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Role of sleep duration and sleep-related problems in the metabolic syndrome among children and adolescents

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Pulido-Arjona, Leonardo
Correa Bautista, Jorge Enrique
Agostinis Sobrinho, César Aparecido
Mota, Jorge
Santos, Rute
Correa-Rodríguez, María
Garcia-Hermoso, Antonio
Ramírez-Vélez, Robinson



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Background: There is increasing recognition that sleep is a risk factor for metabolic syndrome (MetS). The aim of the present study was to analyze the relationship between self-reported sleep duration, sleep-related problems and the presence of MetS in children and adolescents from Bogotá, D.C., Colombia. Methods: This is a cross-sectional analysis from the FUPRECOL study (2014-15). Participants included 2779 (54.2% girls) youth from Bogota (Colombia). MetS was defined as the presence of ≥3 of the metabolic abnormalities (hyperglycemia, hypertriglyceridemia, low high-density lipoprotein cholesterol [HDL-c], hypertension, and increased waist circumference) according to the criteria of de Ferranti/Magge and colleges. Self-reported sleep duration and sleep-related problems were assessed with the BEARS questionnaire. Results: Logistic regression analysis showed that boys who meet recommended duration of sleep had a decreased risk of elevated blood glucose levels (Odds Ratio [OR] = 0.71, 95%CI [0.40-0.94]; p = 0.031) compared to boys who have short-long sleep duration. Also, compared to young without sleep problems, excessive sleepiness during the day was related to low HDL-c levels in boys (OR = 1.36, 95%CI [1.02-1.83]; p = 0.036) and high triglyceride levels in girls (OR = 1.28, 95%CI [1.01-1.63]; p = 0.045). Girls with irregular sleep patterns had decreased HDL-c levels (OR = 0.71, 95%CI [0.55-0.91]; p = 0.009). Conclusions: Recommended sleep duration was associated with a decreased risk of elevated fasting glucose levels in boys, and sleep problems was related to lower HDL-c in girls and higher triglyceride levels in boys. These findings suggested the clinical importance of improving sleep hygiene to reduce metabolic risk factors in children and adolescents. © 2018 The Author(s).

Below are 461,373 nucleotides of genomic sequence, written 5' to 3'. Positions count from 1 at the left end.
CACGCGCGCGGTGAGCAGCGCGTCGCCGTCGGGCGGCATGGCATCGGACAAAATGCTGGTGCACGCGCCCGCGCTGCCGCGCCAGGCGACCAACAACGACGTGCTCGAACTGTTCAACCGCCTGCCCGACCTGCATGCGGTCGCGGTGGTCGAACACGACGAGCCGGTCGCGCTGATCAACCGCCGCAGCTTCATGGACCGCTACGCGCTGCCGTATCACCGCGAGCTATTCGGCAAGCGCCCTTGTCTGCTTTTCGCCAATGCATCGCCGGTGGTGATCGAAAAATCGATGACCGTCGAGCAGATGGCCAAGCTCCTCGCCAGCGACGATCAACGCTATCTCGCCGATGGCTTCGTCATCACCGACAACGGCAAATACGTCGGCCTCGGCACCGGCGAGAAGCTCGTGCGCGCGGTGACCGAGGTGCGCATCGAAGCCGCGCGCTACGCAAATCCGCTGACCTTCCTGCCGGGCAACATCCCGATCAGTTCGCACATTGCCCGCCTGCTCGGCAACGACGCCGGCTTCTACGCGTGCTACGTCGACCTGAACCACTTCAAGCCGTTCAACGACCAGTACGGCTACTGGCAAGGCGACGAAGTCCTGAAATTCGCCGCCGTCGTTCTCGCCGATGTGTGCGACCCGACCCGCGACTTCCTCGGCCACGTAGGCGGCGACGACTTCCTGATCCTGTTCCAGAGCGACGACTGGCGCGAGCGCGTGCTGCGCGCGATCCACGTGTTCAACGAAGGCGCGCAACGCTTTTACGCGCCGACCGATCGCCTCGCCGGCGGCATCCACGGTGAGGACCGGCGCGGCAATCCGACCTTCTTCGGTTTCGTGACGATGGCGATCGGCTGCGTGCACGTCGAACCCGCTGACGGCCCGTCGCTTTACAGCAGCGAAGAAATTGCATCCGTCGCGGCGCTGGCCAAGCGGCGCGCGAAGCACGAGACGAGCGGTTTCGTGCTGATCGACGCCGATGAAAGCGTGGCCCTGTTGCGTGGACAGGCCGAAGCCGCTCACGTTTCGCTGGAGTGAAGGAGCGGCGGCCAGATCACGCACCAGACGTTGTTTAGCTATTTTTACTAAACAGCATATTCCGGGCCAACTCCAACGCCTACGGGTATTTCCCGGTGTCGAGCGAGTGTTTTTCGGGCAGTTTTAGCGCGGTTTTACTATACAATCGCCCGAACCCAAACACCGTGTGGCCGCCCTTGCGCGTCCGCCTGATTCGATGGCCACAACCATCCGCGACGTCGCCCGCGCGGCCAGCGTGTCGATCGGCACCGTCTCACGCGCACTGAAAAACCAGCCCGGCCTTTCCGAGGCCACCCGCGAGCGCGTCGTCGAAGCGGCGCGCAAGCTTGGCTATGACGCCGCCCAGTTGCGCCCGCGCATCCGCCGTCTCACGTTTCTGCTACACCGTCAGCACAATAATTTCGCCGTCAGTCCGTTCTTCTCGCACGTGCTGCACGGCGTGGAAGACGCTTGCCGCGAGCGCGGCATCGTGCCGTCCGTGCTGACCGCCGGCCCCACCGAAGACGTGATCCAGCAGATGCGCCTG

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Glucose , High Density Lipoprotein Cholesterol , Triacylglycerol , Adolescent , Child , Colombia , Controlled Study , Cross-Sectional Study , Daytime Somnolence , Glucose Blood Level , High Density Lipoprotein Cholesterol Level , Human , Hyperglycemia , Hypertension , Hypertriglyceridemia , Major Clinical Study , Male , Metabolic Syndrome X , Questionnaire , Risk Factor , Sex Difference , Sleep Disorder , Sleep Hygiene , Sleep Pattern , Sleep Time , Triacylglycerol Level , Waist Circumference , Age Distribution , Anthropometry , Body Mass , Confidence Interval , Metabolic Syndrome X , Physiology , Quality Of Life , Risk Assessment , Severity Of Illness Index , Sex Ratio , Sleep , Sleep Disorder , Statistical Model , Time Factor , Adolescent , Age Distribution , Anthropometry , Body Mass Index , Child , Colombia , Confidence Intervals , Cross-Sectional Studies , Logistic Models , Male , Metabolic Syndrome , Quality Of Life , Risk Assessment , Severity Of Illness Index , Sex Distribution , Sleep , Sleep Wake Disorders , Time Factors
Article , Female , Comorbidity , Incidence , Odds Ratio , Comorbidity , Female , Humans , Incidence , Odds Ratio
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